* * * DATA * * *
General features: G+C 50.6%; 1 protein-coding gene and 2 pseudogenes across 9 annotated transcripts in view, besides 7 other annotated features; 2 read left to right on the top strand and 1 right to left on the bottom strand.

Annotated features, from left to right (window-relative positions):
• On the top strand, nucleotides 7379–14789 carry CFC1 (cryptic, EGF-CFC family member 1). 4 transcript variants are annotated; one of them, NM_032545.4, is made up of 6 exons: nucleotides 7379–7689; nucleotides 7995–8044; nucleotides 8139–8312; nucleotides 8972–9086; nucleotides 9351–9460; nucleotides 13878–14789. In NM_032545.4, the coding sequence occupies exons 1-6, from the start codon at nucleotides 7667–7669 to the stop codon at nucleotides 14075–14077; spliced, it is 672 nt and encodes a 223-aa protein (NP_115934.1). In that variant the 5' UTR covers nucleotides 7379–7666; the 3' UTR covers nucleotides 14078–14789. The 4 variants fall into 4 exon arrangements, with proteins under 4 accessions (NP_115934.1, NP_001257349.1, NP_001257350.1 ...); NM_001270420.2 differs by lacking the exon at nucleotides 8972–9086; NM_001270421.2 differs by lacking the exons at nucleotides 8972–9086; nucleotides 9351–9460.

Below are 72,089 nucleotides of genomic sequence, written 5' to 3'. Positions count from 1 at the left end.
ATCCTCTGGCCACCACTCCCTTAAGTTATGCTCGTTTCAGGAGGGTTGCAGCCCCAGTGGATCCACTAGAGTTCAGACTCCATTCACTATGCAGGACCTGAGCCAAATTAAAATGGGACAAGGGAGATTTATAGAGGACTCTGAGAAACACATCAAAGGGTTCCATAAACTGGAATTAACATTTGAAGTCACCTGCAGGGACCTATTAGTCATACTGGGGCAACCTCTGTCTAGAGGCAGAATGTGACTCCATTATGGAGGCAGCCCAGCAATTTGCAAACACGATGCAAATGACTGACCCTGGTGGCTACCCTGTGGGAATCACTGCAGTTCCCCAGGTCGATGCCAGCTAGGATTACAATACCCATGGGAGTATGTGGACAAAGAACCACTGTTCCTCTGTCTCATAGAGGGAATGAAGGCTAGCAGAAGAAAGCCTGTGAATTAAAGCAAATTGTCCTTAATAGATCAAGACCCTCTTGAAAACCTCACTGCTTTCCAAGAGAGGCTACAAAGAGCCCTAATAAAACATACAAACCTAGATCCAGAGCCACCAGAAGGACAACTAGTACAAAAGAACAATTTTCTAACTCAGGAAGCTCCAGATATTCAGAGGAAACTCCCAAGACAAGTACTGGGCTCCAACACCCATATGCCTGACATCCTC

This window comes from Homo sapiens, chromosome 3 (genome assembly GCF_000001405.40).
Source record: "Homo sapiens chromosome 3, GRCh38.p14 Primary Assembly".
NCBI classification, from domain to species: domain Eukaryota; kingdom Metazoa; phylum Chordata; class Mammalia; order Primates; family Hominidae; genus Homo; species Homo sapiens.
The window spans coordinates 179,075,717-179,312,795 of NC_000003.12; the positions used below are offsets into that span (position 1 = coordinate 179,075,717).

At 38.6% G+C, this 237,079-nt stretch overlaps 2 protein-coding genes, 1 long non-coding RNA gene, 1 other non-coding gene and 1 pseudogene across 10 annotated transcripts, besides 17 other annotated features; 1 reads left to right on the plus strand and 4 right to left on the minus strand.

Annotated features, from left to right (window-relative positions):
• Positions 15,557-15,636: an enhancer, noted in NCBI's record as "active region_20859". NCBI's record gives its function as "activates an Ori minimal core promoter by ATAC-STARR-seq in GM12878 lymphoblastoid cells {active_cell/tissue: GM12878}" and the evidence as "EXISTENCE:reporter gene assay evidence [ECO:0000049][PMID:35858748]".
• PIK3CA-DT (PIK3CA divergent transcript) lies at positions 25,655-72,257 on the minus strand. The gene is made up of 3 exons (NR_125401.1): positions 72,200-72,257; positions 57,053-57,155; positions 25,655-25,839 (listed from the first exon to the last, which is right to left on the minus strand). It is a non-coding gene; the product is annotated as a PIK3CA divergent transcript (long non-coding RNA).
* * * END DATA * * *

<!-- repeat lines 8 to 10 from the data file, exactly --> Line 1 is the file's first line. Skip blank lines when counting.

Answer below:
NCBI classification, from domain to species: domain Eukaryota; kingdom Metazoa; phylum Chordata; class Mammalia; order Primates; family Hominidae; genus Homo; species Homo sapiens.
The window spans coordinates 179,075,717-179,312,795 of NC_000003.12; the positions used below are offsets into that span (position 1 = coordinate 179,075,717).

At 38.6% G+C, this 237,079-nt stretch overlaps 2 protein-coding genes, 1 long non-coding RNA gene, 1 other non-coding gene and 1 pseudogene across 10 annotated transcripts, besides 17 other annotated features; 1 reads left to right on the plus strand and 4 right to left on the minus strand.